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More low-income families to learn IT skills

More low-income families to learn IT skills

A PROJECT helping New Zealand’s poorest families gain IT knowledge is now looking to extend its reach. Computers in Homes (CIH) was initiated by the 2020 Communications Trust and relies on funding and support from the Ministry of Education, community groups and private business.

In 2004 CIH worked with 220 families and hopes to increase that by a further 400 this year.

The first project was launched back in 2000 and involved 25 families living in Cannon’s Creek, Porirua.

Reviews of the project show that the skills parents have learnt, such as word processing, email and using the internet, have translated into job skills or continuing education.

In many cases truancy rates have fallen as parents have become more active with their children’s school and home lives.

On top of this, each family involved agrees to teach another family member or friend the skills they have learnt, boosting confidence and spreading the impact into the community.

Since then the scheme has been rolled out around New Zealand, not only to low-income city families but also rural communities.

The package consists of hardware, a ten-week training course for parents, technical support and a six-month internet connection with the condition that parents complete the school-hosted training before the computer is installed in their home.

ISP Actrix provides families with special rates that can be continued after the six months.

National coordinator Di Das estimates the average cost of delivering the package at between $1,000 and $1,500 per family, and says any funding from the Ministry of Education has to be specifically targeted.

Das says it’s the magic of the scheme that first attracted her to the position and keeps her committed.

“Sometimes one of the parents may get a job they couldn’t have got without the training. The programme is a lot of fun and builds confidence; it’s so much more than just getting the hardware out there.”

And it’s not the big companies supporting the scheme.

Das says that although the scheme is dependent on the relationship Microsoft has with schools, the most support comes from small, community-minded businesses.

She points to Wellington courier company 2Unow which will deliver up to 20 computers free and a far-north CIH project that has teamed with Kaitaia College to receive technical support from its senior Cisco students.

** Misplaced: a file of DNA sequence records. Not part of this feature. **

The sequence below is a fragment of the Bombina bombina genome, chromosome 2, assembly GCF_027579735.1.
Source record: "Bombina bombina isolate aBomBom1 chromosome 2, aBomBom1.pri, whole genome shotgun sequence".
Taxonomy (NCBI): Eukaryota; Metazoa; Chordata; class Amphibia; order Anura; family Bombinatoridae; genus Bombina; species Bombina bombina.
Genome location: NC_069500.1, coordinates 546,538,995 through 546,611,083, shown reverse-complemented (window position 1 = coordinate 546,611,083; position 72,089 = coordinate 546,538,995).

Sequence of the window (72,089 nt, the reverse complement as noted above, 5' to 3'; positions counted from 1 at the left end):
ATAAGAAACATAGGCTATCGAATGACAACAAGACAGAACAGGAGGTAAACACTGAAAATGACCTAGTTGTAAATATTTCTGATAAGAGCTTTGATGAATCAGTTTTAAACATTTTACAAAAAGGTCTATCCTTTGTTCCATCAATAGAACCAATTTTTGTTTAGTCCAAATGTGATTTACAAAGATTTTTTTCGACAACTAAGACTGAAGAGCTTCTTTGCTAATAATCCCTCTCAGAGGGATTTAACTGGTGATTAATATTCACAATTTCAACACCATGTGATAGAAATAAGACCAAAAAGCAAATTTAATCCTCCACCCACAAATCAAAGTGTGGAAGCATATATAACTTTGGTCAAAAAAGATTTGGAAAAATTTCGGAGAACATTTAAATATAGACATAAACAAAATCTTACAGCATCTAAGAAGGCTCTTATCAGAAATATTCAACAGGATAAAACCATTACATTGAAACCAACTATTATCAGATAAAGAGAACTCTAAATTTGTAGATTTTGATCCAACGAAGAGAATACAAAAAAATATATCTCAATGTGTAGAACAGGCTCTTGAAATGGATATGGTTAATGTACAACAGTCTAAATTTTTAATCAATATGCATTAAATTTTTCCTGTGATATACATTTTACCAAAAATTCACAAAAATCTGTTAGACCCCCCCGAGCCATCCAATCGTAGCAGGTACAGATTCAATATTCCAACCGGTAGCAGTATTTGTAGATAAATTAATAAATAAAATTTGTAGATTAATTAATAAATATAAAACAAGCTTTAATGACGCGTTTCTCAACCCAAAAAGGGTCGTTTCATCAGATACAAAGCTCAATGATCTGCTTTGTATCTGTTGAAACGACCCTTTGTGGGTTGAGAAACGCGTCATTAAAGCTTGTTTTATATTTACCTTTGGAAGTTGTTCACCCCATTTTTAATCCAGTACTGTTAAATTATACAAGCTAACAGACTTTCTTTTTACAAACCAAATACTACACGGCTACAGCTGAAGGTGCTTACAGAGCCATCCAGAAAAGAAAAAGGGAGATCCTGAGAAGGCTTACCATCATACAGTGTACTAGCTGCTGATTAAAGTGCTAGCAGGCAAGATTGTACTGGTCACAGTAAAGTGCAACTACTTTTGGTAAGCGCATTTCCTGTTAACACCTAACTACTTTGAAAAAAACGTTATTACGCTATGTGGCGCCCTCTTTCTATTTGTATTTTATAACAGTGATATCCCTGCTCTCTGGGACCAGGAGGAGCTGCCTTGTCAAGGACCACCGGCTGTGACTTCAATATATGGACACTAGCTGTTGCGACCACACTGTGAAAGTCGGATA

Computers for the scheme are supplied by two government-accredited recycling companies: The Ark in Auckland and Remarkit Solutions in Wellington.

Tim Findlay, Remarkit director, says he became involved when he realised a lot of people were being sold machines they didn’t need.

“I was sitting in a retail shop one day listening to the sales rep sell a middle-aged woman — who only wanted to be able to email — a space rocket,” he says.

“The same thing is happening in schools. Our local school is spending $80,000 a year on leasing computer equipment that I could sell to them for $35,000 — what a waste of resources.”

Findlay points out that he is trying to run a profitable business and isn’t involved in the CIH project for charity, yet says the feedback from people is highly rewarding.

“Let’s face it, we work with inanimate objects all day. So to see people have a whole new world opened up to them is amazingly positive. It’s about resourcing people.”

Barbara Craig, researcher and lecturer at Victoria University’s School of Education, has been studying the impact the scheme has on participants.

Craig found that one of the major hurdles facing low-income families has been finding the money to pay for an internet connection.

“Finding ways to increase the home access of low-income families to the internet should remain a priority for all sectors — government, private and nonprofit — aiming to bridge the digital divide.”


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